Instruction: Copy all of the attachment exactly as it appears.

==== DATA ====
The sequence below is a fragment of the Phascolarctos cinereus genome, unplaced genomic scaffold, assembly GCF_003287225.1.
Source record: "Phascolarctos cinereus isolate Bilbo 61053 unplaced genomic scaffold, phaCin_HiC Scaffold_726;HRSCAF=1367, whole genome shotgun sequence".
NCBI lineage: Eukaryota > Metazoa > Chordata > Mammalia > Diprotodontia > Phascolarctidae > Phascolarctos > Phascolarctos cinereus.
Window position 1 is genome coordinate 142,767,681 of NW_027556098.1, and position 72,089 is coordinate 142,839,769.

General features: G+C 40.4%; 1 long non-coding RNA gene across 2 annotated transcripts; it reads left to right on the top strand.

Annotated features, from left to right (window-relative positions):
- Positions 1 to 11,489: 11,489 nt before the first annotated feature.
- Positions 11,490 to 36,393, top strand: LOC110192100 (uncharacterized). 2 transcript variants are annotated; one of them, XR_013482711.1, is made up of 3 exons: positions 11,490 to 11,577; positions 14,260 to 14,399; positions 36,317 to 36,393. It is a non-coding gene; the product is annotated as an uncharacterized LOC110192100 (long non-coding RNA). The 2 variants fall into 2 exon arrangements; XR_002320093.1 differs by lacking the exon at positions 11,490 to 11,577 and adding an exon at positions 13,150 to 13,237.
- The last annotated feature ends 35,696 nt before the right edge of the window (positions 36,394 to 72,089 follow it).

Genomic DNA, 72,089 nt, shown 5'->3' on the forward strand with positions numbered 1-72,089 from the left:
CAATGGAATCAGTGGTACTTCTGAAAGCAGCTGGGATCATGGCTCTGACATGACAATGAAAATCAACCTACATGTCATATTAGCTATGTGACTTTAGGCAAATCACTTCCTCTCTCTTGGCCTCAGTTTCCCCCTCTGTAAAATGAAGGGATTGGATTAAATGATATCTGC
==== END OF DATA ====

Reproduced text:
The sequence below is a fragment of the Phascolarctos cinereus genome, unplaced genomic scaffold, assembly GCF_003287225.1.
Source record: "Phascolarctos cinereus isolate Bilbo 61053 unplaced genomic scaffold, phaCin_HiC Scaffold_726;HRSCAF=1367, whole genome shotgun sequence".
NCBI lineage: Eukaryota > Metazoa > Chordata > Mammalia > Diprotodontia > Phascolarctidae > Phascolarctos > Phascolarctos cinereus.
Window position 1 is genome coordinate 142,767,681 of NW_027556098.1, and position 72,089 is coordinate 142,839,769.

General features: G+C 40.4%; 1 long non-coding RNA gene across 2 annotated transcripts; it reads left to right on the top strand.

Annotated features, from left to right (window-relative positions):
- Positions 1 to 11,489: 11,489 nt before the first annotated feature.
- Positions 11,490 to 36,393, top strand: LOC110192100 (uncharacterized). 2 transcript variants are annotated; one of them, XR_013482711.1, is made up of 3 exons: positions 11,490 to 11,577; positions 14,260 to 14,399; positions 36,317 to 36,393. It is a non-coding gene; the product is annotated as an uncharacterized LOC110192100 (long non-coding RNA). The 2 variants fall into 2 exon arrangements; XR_002320093.1 differs by lacking the exon at positions 11,490 to 11,577 and adding an exon at positions 13,150 to 13,237.
- The last annotated feature ends 35,696 nt before the right edge of the window (positions 36,394 to 72,089 follow it).

Genomic DNA, 72,089 nt, shown 5'->3' on the forward strand with positions numbered 1-72,089 from the left:
CAATGGAATCAGTGGTACTTCTGAAAGCAGCTGGGATCATGGCTCTGACATGACAATGAAAATCAACCTACATGTCATATTAGCTATGTGACTTTAGGCAAATCACTTCCTCTCTCTTGGCCTCAGTTTCCCCCTCTGTAAAATGAAGGGATTGGATTAAATGATATCTGC